“While milestones like this are important, what really excites us is the way that visual communication makes the world feel a little bit smaller to every one of us,” Instagram wrote in a blog post. “Our community has evolved to be even more global, with more than 75% living outside of the U.S. To all the new Instagrammers: welcome!”
Among the last 100 million to join, more than half live in Europe and Asia, the company noted. The countries that added the most Instagram users include Brazil, Japan and Indonesia.
The console business will hit a wall in terms of sales in this generation, and that’s okay. According to Wedbush analyst Michael Pachter, the subsequent shift away from the traditional console model will be a catalyst for even more growth.
Speaking at DICE Europe last week, Pachter discussed a provocative and divisive topic: the end of the console era.
“The console installed base is as big as it’s ever going to get,” he said. “[This] generation is not going to be bigger than the last generation. We’re going to be about the same.
“The Wii U is going to sell 20 million units compared to 100 million for the Wii. The PlayStation 4 is going to sell 120 million or 130 million – that’s great. The Xbox One will sell 100 million to 110 million – that’s great. Add it all together and it’s 260 million units, maybe, and the last cycle was 270 million.”
This take on the trajectory of the PS4 / Xbox One generation must be assessed in the context of a world that contains far more people who play games than at any time in history – thanks in part to the impact of the Wii, and in larger part to the rapid emergence of smartphones and the app economy. If Pachter’s analysis proves to be accurate, it would suggest that consoles are a limiting factor on the growth potential of the games industry, putting some of the medium’s best and most alluring products beyond the reach of the vast majority of people.
“This is the last real console cycle,” Pachter continued. “I don’t mean that Microsoft, Sony and Nintendo will go bankrupt and shut down – they will not. Each of them will make another console, some people will buy them, and the next console cycle will be to this console cycle what the 3DS is to the DS. The 3DS is selling about 15 million units a year, the DS had five consecutive years where it sold more than 26 million. So about half as big.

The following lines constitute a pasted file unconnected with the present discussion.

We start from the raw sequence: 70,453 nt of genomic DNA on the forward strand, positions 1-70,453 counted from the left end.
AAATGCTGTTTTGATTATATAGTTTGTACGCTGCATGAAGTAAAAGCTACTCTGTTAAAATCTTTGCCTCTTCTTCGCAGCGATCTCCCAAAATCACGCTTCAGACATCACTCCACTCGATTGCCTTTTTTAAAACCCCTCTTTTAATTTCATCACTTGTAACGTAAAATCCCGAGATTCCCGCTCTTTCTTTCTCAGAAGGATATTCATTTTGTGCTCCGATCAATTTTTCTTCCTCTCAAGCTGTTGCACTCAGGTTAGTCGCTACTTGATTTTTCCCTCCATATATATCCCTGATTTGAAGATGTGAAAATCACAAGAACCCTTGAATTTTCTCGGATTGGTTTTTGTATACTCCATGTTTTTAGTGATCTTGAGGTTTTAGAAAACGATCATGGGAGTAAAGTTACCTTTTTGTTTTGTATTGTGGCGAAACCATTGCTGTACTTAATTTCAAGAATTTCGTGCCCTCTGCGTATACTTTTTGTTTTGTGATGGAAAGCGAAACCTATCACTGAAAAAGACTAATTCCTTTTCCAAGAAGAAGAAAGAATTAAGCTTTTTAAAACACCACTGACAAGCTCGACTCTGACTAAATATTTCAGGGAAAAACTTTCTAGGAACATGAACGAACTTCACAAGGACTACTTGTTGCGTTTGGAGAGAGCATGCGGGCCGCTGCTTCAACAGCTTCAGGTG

“So when I say that this console cycle is the last console cycle, the reason is that console games shouldn’t require a console. And I’m not talking about the cloud.”
What games require, Pachter said, is a CPU, a GPU, storage, a controller, and a display. In the coming years, the need to purchase a console to access the first four will be diminished as smartphone and set-top box hardware becomes more sophisticated. By the time this console generation nears its end, “you’re going to have a CPU/GPU in your house that is connected to your television,” whether that be the latest model of the iPhone or a Fire TV box from Amazon.
The switch, Pachter suggested, was simply a matter of the hardware reaching a certain degree of technical sophistication; to use one of his own examples, the point when an affordable set-top box from Amazon can run Call of Duty, a brand chosen by Pachter due to its popularity among online console players. For a publisher like Activision that switch would be easy to justify, opening up the possibility of controlling the multiplayer revenues that currently go to Microsoft and Sony in the form of Xbox Live and PSN subscription fees.
For the consumer, the benefit is the removal of the need to purchase a console, and the ability to exert more control over their gaming habits.
“What happens when you lower the entry so nobody has to buy a console?” Pachter asked. “If Activision sells 20 million copies of Call of Duty to people with a console, how many people would buy it who don’t have a console? I’m guessing 20 million more. To make it easier for the Europeans in the room, how many more people would play FIFA if a console wasn’t required? Another 20 million.
Pachter shared some detailed speculation on how this structure might work, from a publisher charging a dollar or two for monthly access to its biggest online game, to the major publishers forming a consortium that charges one fee and portions out revenue according to which games received the most play. The point, though, is that console publishers have a clear incentive to work out the details, and the consumer has every reason to embrace the change.
“There’s plenty of 30 or 40-somethings who would like to play FIFA or Call of Duty, but they can’t,” Pachter continued. “They’re not going to buy a console for one game, and I’d say that’s true of every single [console] game made. There’s a market of probably several million people who would never buy a console to play the game, but would absolutely buy the game.”
This could be a solution to the problem that flat console hardware sales in a world crammed with gamers highlights. As the number of players on mobile and other accessible platforms continues to grow, making the biggest brands in gaming available to people who see no value in a $400 box makes a great deal of sense.